There may be a lake buried beneath the ice on the south pole of Mars, a new study has suggested.
Scientists found hints the lake existed back in 2018, but new evidence further supports their hypothesis. The lake could be as large as 18 miles across, and likely remains liquid due to geothermal heating, Time reports. The study's findings were published in the journal Nature Astronomy.
Water has been found on Mars before, but largely in the form of ice — so a liquid water source is a major revelation. The discovery was made by analyzing 2018 findings from the European Space Agency's Mars Express spacecraft radar device, reports Time. In 2018, radar soundings conducted on an area of Mars known as Ultimi Scopuli suggested a large area of water under the ice. But these results were not enough to confirm the presence of a lake, as a number of other factors could have contributed to a false reading.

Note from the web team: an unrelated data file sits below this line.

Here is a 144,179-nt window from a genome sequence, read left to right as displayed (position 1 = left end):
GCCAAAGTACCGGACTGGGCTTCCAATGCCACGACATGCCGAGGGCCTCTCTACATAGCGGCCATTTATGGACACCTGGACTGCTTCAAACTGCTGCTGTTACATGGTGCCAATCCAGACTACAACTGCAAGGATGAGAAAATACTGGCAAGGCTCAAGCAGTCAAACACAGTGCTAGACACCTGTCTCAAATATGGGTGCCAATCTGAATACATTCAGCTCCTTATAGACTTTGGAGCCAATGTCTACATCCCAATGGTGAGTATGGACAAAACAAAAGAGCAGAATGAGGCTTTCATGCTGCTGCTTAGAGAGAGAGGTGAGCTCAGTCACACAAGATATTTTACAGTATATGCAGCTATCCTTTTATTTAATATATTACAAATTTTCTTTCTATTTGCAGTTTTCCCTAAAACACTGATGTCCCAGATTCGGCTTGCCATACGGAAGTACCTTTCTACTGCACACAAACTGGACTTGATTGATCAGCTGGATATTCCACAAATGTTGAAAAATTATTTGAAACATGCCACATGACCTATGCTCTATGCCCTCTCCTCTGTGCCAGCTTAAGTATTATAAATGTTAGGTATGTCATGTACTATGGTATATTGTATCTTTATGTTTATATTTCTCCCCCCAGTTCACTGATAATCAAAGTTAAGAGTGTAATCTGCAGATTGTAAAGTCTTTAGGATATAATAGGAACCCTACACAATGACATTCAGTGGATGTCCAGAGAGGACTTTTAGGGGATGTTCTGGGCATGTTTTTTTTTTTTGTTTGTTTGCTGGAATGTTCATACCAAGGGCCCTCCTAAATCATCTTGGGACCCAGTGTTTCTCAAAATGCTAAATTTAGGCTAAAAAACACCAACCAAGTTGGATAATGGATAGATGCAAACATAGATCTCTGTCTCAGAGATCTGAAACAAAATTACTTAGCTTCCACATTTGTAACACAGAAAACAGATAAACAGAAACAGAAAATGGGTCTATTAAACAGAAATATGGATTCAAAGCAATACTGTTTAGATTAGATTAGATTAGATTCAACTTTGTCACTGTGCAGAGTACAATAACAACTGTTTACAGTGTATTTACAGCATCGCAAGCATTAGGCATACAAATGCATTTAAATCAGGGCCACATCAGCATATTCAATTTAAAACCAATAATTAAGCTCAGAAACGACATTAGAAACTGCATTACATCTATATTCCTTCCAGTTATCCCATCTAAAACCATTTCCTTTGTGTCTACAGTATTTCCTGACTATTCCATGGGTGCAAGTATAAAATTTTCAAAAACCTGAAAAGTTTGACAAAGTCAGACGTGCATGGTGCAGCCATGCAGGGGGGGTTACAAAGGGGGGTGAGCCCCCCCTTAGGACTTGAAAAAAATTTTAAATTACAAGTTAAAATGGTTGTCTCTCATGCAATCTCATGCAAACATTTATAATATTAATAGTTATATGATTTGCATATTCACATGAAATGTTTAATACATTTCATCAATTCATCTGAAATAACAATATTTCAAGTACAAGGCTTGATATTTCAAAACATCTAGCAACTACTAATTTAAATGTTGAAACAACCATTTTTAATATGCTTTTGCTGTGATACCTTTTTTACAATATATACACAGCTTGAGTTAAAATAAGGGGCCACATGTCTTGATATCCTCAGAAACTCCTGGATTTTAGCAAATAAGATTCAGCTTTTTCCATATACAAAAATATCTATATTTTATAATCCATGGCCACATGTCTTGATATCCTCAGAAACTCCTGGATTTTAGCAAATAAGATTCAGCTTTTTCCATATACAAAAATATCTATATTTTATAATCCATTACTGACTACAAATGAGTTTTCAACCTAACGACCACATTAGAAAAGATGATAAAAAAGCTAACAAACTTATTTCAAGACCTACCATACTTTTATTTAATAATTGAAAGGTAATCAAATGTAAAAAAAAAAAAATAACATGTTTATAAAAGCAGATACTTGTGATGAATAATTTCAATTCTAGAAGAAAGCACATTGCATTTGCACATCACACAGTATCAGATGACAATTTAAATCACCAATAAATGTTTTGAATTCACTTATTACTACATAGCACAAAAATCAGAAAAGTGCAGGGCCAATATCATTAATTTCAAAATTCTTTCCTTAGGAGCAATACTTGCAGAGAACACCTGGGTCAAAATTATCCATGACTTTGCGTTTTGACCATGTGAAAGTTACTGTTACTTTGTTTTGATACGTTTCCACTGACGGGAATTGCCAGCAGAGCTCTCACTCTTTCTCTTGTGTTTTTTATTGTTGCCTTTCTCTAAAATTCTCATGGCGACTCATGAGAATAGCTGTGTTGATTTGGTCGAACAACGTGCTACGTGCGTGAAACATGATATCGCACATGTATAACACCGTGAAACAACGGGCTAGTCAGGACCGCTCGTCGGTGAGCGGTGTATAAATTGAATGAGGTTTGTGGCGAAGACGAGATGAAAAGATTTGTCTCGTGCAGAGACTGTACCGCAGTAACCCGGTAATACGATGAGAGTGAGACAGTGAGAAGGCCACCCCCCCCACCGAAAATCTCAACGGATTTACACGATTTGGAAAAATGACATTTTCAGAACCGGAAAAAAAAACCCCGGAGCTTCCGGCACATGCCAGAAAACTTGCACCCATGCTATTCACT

However, by way of computer modeling, scientists have now come to the conclusion that a lake may indeed be present. The study ran simulations of various scenarios of depth and pressure, offering "independent support for the presence of basal water beneath Ultimi Scopuli," as stated in Nature Astronomy.
University of Cambridge's Neil Arnold, who lead the study, said in a statement, "It's exciting to use these techniques to find out things about planets other than our own."